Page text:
Being invited to a wedding can be very exciting. Beyond the hubbub of seeing a couple get hitched, which is fine and dandy, it gives you an excuse to update your wardrobe. Before you go out looking for formal attire in the latest trend, however,  there are some things you should know. For example, there are very off-putting colors for people to wear to a wedding as a guest. You can avoid the embarrassment that comes with making a social faux pas by preparing in advance for your shopping trip. With a little time and patience, it's easy to choose colors that are socially acceptable to everyone who'll be attending the soiree.


It’s very bad form to wear the same color as the bride. It’s the one color that is 100 percent unavailable to guests. The bride wants all eyes on her, not someone who she invited to watch her get hitched. If you wear patterned clothing to the wedding, make sure that it’s not predominantly white. Suppose there is a small amount of white present in the garment, no worries. If the clothing is white with a pattern on it, save it for another occasion. You’ll have plenty of time to enjoy wearing it elsewhere.

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It’s not a competition — no one but the bride should be wearing a color such as ivory, eggshell, or off-white. That goes for the bridal party and guests because it takes the focus off the couple getting married, which is very rude. Many brides find that the dresses they choose are described as ivory by the retailer they buy them from before their wedding day. It’s easy to see why you should be discouraged from wearing any shade of white to a wedding. Even if it isn’t bright white, it doesn’t necessarily sit well with the couple getting married.

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Champagne or gold

Some couples may opt to go with a slightly darker shade for their wedding attire, so champagne and gold are two colors that are considered acceptable for people getting married to wear at modern weddings. Silver is another color that you can check off your list of wedding don’ts. It's not uncommon for a wedding party to use metallic colors as part of their ensemble. Yes, that means that all the flash belongs to them.

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Pale Pastels

The lightest of pastels often look too close to white in photographs. That’s why guests are advised not to wear them. Instead, choose a color that complements the couple’s color scheme without clashing too much or looking like you’re a part of the wedding party. Leave the pastels for the bridal party and groomsmen whose attire gets approved by the couple before their wedding day.

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Sparkly Metallics

As with any other stand-out material, too much sparkle competes with the bride. The only exception is black-tie events where formal dresses are permissible. Even then, you may want to tone it down some so that the couple getting hitched are the only ones in the spotlight. You can dazzle in your metallic dress somewhere else.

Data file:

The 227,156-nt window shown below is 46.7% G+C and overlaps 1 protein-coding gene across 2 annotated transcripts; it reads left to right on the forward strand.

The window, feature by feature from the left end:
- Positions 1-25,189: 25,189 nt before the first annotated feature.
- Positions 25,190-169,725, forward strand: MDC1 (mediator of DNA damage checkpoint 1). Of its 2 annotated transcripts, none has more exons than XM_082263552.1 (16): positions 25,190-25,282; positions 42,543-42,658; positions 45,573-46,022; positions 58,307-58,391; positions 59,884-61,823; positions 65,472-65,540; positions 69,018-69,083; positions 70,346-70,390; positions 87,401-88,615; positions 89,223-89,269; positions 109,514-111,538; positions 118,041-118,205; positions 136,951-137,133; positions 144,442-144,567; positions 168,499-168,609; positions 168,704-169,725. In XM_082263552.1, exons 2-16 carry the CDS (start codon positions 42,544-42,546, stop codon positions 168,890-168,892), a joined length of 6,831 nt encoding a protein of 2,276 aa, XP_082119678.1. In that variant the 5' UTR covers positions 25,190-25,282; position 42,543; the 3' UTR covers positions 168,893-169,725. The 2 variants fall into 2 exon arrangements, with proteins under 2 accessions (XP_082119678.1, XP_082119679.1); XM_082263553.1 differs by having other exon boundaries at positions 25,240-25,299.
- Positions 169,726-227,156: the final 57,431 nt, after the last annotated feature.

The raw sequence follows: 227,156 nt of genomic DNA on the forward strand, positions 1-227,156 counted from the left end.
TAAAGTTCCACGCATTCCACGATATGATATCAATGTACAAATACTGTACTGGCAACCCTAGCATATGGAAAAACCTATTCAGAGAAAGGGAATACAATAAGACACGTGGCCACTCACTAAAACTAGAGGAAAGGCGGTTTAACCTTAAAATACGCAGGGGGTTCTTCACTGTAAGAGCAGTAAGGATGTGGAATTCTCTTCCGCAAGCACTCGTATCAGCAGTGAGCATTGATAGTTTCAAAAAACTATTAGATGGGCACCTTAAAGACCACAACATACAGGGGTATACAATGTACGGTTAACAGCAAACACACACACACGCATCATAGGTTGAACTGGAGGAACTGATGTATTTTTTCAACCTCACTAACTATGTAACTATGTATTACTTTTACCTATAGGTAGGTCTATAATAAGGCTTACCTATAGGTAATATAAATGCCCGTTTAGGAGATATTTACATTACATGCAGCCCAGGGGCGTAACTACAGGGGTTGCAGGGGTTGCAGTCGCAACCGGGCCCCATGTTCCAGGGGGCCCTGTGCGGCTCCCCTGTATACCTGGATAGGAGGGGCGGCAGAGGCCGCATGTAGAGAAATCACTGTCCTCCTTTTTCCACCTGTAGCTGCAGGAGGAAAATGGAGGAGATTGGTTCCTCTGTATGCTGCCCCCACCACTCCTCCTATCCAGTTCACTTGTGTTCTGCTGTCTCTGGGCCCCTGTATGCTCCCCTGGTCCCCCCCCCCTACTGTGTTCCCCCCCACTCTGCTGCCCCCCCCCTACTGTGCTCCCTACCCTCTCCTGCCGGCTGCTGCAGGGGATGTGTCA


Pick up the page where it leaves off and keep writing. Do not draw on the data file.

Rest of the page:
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An electric color has its place in different settings, however, you shouldn't wear it to a wedding because it’s too in-your-face for most people to handle.  Save that mesmerizing ensemble for another event that is a little more forgiving of your bold fashion choices.

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Not necessarily a color per se but more of a fabric option, denim has no place at a formal wedding. Unless the couple specifically states that you can wear jeans to their special event, you should never feel tempted to do so. Instead, invest in a nice pair of slacks or a neutral-colored skirt. The idea is to blend in, not stand out. Do your part to keep the focus on the couple. You’ll have your chance to shine on another date.

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Black is a formal color accepted in many social settings. It is, however, not culturally acceptable in many cases. For example, at a Hindu wedding, it can be viewed as a sign of bad luck to see people dressed in black. For the sake of a couple’s beliefs, select a different color to wear to their special event.

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In some cultures, red is for the couple getting married. You should know that red is associated with good luck and prosperity in Chinese and Hindu cultures. The tradition is something people highly regard, so putting away that red dress or suit jacket in favor of something more subtly colored is highly recommended by wedding experts.

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Skin tones

Any garment that's too close to the same color as your skin or absolutely sheer is a big no-no. It’s not the time and place to debut that outfit. Save it for another event where it will be better received. You don’t want anyone questioning the appropriateness of your choices when you’re supposed to be celebrating.

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